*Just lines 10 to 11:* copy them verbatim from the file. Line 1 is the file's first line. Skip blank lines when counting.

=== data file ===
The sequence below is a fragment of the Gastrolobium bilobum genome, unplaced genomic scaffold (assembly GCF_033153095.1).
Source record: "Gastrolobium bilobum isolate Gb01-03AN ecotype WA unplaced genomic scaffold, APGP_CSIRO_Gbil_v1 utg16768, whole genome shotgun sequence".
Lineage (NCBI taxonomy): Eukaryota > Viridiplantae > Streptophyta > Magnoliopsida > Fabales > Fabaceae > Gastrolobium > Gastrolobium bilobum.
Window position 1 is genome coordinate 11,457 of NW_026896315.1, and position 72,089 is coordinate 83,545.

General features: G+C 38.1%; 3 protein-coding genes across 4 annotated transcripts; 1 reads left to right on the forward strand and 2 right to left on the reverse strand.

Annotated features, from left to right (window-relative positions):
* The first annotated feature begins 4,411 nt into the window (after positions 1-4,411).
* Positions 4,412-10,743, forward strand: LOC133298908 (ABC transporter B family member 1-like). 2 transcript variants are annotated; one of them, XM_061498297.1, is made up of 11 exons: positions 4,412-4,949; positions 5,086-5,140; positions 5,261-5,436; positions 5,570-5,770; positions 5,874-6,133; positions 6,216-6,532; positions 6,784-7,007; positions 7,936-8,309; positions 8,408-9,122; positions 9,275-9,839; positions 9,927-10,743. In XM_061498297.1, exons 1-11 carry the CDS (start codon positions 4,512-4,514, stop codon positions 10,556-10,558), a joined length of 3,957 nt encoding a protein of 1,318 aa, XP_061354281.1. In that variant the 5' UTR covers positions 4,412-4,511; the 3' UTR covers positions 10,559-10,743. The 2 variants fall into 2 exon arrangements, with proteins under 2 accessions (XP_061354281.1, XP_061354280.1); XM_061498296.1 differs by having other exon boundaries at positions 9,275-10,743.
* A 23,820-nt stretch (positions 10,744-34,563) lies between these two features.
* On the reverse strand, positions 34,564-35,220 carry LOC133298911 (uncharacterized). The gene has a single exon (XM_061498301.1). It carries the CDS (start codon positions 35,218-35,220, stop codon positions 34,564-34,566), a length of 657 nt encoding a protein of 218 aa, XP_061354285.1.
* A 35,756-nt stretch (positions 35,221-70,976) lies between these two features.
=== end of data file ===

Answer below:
* On the reverse strand, positions 34,564-35,220 carry LOC133298911 (uncharacterized). The gene has a single exon (XM_061498301.1). It carries the CDS (start codon positions 35,218-35,220, stop codon positions 34,564-34,566), a length of 657 nt encoding a protein of 218 aa, XP_061354285.1.
* A 35,756-nt stretch (positions 35,221-70,976) lies between these two features.